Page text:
The 9mm Ruger LCR made quite a favorable impression on me when I reviewed it here in these pages more than two years ago. It had a very good trigger, the sights were well-regulated, and it packed a powerful punch. When it was loaded with ammo that featured lighter projectiles and/or a good crimp, it was extremely reliable, and its light weight and snag-free design made it easy to carry and draw from concealment.
There was one problem that I didn’t solve to my satisfaction though, and that was how to carry spare ammunition for it. Continue reading “Jeffrey Custom Leather Moon Pocket”
One of the advantages of Ruger’s .327 LCR is its versatility, thanks to the plethora of cartridges it chambers. Continue reading “Homebrewing for the .327 Ruger LCR”
There’s a lot of tinkering going on in the shop at Zeta6 these days. Continue reading “New K-PAK and J-CLIP-R Loaders From Zeta-6”
It has been quite some time since I have reviewed a speedloader. To be honest, I thought we had covered just about everything on the market. When I released my comparison article What is the Best Revolver Speedloader, a reader alerted me one that I had missed: the Revision CV Ammo Pod.
Continue reading “The Revision CV Ammo Pod Speedloader”
The basic operation of a double action revolver is pretty simple and straightforward, but there’s still a lot of room for operator technique. This is certainly true when it comes to reloading the revolver in an emergency. Continue reading “Speedloader Tips and Techniques”
We have been reviewing – or at least examining – speedloaders here since RevolverGuy’s very beginning. I will admit that a lot of our speedloader reviews have been shaped by my personal preferences and bias. Today I’m going to attempt to add some objectivity to the question, “what is the best revolver speedloader?” Continue reading “What is The Best Revolver Speedloader?”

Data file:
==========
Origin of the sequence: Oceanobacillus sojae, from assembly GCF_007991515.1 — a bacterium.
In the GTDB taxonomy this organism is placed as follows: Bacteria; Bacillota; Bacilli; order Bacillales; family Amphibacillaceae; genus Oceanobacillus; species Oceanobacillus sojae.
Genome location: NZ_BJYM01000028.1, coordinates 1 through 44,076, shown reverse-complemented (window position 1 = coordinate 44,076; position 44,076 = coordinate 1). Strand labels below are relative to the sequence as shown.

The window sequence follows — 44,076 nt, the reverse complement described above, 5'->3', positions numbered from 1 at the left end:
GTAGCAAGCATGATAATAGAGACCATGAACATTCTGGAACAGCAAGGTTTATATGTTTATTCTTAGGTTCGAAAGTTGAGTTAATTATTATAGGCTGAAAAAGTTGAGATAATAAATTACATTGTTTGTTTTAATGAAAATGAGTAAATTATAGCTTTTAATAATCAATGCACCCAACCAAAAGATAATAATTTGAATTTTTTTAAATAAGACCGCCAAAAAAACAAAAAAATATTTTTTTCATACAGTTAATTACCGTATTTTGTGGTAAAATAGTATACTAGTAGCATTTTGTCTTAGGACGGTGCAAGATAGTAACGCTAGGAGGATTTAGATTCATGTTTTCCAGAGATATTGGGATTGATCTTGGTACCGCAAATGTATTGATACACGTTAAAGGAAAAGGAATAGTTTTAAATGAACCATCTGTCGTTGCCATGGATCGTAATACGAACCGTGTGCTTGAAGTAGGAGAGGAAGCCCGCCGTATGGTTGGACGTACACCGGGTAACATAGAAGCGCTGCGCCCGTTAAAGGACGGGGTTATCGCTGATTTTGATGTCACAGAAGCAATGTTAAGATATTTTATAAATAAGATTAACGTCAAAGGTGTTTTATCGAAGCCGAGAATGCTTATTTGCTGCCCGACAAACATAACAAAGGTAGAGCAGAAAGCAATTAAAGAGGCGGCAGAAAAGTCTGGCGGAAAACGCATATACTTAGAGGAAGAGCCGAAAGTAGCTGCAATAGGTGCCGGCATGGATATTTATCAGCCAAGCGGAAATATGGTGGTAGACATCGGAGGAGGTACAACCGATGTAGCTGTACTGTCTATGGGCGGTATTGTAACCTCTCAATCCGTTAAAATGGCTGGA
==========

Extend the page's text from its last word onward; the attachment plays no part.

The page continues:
The world of moon clips was fairly intimidating one for me until recently. When thinking of moon clips, I mostly pictured ultra-modern competitors with dozens of clips arrayed around a fancy shooting belt. . . or WWII-vintage revolvers. Of course that all changed when the 10mm GP100 came along. This gave me a legitimate motivation to learn more about them. Knowing enough to know that I don’t know what I don’t know, I reached out to an expert: Tom over at TK Custom. Tom was happy to provide some TK Custom moon clips and the associated tools to get started properly. Continue reading “TK Custom Moon Clips and Moon Clip Tools”
One of the most celebrated qualities of the double action revolver is its simplicity. The mechanism is easy to understand and operate, and having everything “out there in the open” makes their operation pretty transparent, even for the greenest of newbies. Any instructor who has seen an unfamiliar student get confused by the collection of buttons and levers and switches on the side of a semiauto pistol can appreciate how the revolver’s minimalist nature simplifies teaching the manual of arms.
Continue reading “How To Safely Unload a Double Action Revolver”
Of all the skills that a serious student of defense needs to consider, an emergency reload using only a single hand is probably the least important. Since training time is always limited, it’s important to prioritize and spend our time on the things that give us the best return on investment. For most of us, that includes more “pedestrian” things like the basics of weapon presentation and marksmanship, and doesn’t include preparing for the remote possibility that we might need to conduct a one-handed revolver reload.
Continue reading “RG305: The One-Handed Revolver Reload”
Justin’s excellent article on the Universal Revolver Reload (URR) raised a question from a RevolverGuy seeking suggestions for how he could avoid burning himself on the forcing cone of his revolver when executing the reload. He’s not the first to encounter this difficulty, and fortunately, there’s an alternative technique that can help: the StressFire Revolver Reload.